(Separate subject, and one I'll have to write more about on my own - I really enjoyed it. I've always liked Adam, but I wasn't expecting the album to be as good as it is - a few of the songs, in particular, are so good I can't believe it.)

The other possibility that I get from the letter's vibe (and more so from of the interviewer's follow-up) is smaller and less jaded. It could well be that a particular member of Lambert's handlers was just a massive assface to everyone at Out, and he/she inspired such personal ire that they couldn't help but write about it.

Joe Reid said...

I dunno, maybe I'm being very naive. The general response to this whole kerfuffle has been decidedly different than mine. Lots of rallying to Adam's defense (he looks to have gotten just as much publicity as Out, if not more). My thing is, even if we stipulate that Out was breaking some publicity/editorial code of silence, does that make it any less disappointing that Adam/his team demanded that he be on the cover w/ at least one hetero lady so as not to appear "too gay"? Because thus far, that's been undisputed. And if everybody's free to not be beholden to a singular gay standard, what's with this wagging finger at those of us who might dare question Adam?

Kirk said...

Totally. I'm also being particularly cynical. There was just something about that follow-up letter that seemed a little bit exaggerated to me. Especially since Krochmal presented her anger as a clear-cut, one sided thing, but then closed with a paragraph that summed up the actual, ambiguous reality of the situation perfectly:

"I think Aaron's very right to point out that this scenario -- a pop star at this level out from the get-go -- is basically unprecedented. I've seen such striking change in even the last two or three years of how comfortable industry gatekeepers and their clients are in handling such new territory. We're witnessing a changing of the guard, and it's bound to overlap a bit in the middle, creating these strange moments where we work with both proudly out stars and their reluctant handlers, sometimes at odd [sic] with each other even when they have the same ultimate goals."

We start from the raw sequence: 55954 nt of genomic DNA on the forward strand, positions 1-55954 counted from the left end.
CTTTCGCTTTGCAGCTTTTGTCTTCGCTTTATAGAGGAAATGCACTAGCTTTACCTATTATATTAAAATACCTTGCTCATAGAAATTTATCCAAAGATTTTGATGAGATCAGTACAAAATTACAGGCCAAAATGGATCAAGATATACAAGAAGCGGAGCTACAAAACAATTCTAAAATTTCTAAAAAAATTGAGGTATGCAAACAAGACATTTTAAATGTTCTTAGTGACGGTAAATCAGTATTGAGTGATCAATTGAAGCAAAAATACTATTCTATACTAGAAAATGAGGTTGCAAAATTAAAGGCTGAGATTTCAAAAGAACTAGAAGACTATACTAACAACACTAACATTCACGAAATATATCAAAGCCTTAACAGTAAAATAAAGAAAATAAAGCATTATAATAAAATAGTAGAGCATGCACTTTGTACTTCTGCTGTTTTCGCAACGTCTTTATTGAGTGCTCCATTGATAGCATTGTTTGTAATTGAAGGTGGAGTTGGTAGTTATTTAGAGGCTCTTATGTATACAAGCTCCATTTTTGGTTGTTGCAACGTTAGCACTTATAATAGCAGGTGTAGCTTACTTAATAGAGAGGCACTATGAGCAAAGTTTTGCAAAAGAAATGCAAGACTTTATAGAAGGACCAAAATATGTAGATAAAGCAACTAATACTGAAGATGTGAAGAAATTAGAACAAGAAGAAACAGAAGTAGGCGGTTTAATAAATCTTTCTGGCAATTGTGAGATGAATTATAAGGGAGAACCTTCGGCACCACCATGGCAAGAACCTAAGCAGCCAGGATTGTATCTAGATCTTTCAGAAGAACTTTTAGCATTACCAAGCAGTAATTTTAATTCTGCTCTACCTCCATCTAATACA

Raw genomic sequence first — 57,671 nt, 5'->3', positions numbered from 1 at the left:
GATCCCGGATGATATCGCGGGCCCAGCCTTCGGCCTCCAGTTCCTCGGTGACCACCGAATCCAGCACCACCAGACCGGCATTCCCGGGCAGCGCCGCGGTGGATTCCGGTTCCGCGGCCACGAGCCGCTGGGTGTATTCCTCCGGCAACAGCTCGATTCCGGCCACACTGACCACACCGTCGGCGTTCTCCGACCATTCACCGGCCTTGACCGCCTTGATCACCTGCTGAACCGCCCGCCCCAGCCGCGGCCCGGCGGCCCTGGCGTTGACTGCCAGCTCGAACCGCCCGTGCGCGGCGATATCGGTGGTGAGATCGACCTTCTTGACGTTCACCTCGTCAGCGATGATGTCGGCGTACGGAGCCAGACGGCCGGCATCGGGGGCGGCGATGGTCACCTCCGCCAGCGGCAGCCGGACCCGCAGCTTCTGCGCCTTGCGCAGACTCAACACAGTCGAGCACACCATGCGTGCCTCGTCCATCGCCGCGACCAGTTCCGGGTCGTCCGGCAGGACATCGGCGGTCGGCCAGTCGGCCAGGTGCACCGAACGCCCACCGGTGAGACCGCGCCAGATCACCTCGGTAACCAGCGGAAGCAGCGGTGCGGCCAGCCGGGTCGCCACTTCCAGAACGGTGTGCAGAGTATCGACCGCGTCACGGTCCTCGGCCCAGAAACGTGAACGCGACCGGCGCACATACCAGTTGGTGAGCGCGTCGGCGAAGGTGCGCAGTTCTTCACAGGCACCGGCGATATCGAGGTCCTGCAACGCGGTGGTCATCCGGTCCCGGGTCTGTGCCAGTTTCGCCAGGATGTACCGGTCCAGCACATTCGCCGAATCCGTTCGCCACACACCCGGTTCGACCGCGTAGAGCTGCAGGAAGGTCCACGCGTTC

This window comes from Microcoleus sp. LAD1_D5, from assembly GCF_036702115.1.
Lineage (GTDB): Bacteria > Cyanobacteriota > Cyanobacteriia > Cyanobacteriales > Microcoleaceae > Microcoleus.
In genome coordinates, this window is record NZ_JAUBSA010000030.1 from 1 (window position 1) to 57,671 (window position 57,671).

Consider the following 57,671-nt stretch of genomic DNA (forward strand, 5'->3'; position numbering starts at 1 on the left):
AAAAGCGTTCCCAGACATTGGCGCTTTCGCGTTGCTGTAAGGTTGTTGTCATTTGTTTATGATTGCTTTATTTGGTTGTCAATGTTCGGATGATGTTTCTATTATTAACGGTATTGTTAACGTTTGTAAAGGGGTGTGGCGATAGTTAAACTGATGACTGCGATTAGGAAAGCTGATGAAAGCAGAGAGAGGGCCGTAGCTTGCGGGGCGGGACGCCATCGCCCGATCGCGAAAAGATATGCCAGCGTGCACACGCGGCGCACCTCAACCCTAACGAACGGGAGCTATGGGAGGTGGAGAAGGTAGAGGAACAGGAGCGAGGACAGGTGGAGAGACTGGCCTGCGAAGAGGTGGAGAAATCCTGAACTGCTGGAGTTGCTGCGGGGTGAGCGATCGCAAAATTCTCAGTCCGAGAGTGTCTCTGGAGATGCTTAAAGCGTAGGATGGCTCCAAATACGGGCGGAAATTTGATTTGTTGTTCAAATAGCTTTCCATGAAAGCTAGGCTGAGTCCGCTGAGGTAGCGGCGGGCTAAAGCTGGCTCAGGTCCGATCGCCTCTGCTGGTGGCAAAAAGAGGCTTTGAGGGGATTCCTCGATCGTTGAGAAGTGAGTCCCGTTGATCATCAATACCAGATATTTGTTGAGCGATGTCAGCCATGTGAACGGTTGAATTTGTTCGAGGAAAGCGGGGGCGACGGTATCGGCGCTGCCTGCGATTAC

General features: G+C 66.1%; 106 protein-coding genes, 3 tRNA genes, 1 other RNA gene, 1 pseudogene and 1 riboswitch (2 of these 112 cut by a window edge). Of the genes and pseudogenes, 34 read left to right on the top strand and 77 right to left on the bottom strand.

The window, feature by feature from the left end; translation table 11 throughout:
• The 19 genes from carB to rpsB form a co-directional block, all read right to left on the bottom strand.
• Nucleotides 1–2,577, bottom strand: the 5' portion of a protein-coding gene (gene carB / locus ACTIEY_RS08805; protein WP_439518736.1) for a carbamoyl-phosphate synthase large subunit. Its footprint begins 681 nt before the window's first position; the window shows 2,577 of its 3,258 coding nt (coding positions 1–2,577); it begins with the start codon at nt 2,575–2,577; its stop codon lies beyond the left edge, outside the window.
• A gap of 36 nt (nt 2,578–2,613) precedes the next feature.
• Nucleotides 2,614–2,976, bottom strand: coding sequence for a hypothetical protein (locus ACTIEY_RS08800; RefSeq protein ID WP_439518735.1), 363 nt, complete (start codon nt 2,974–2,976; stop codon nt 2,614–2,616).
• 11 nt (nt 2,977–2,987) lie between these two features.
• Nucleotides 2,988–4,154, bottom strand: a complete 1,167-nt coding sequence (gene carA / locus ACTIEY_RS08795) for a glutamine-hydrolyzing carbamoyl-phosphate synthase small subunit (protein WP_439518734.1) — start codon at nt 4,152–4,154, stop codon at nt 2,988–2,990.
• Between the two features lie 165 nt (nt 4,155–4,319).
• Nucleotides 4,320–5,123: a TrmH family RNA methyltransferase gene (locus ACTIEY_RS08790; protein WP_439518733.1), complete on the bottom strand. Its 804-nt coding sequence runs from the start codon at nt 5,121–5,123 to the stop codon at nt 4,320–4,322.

But the larger questions - particularly about the cover, and the fact that these PR people are worried that one can appear "too gay" in... Out Magazine for crying out loud - are important, it's a credit to the Out writers that they broke whatever PR/writer code there is to talk about them.

As far as Adam goes, I would imagine that he's just feeling things out, and at this point, I can't really blame him for relying overmuch on his team and label to manage his PR.

It's impressive enough that he came out of the gate such an incredibly assured performer, and as Krochmal points out, for a pop star to begin his career at this dizzying level is indeed unprecedented. So, I cut him some slack for not being quite up to managing his personal image on the national stage just yet.

Based on that interview, though (and others I've seen, particularly Slezak's), it seems like it's only a matter of time before the vibe of his entire public persona, as well as those who handle it, relaxes hugely, cause the guy just seems pretty damn cool.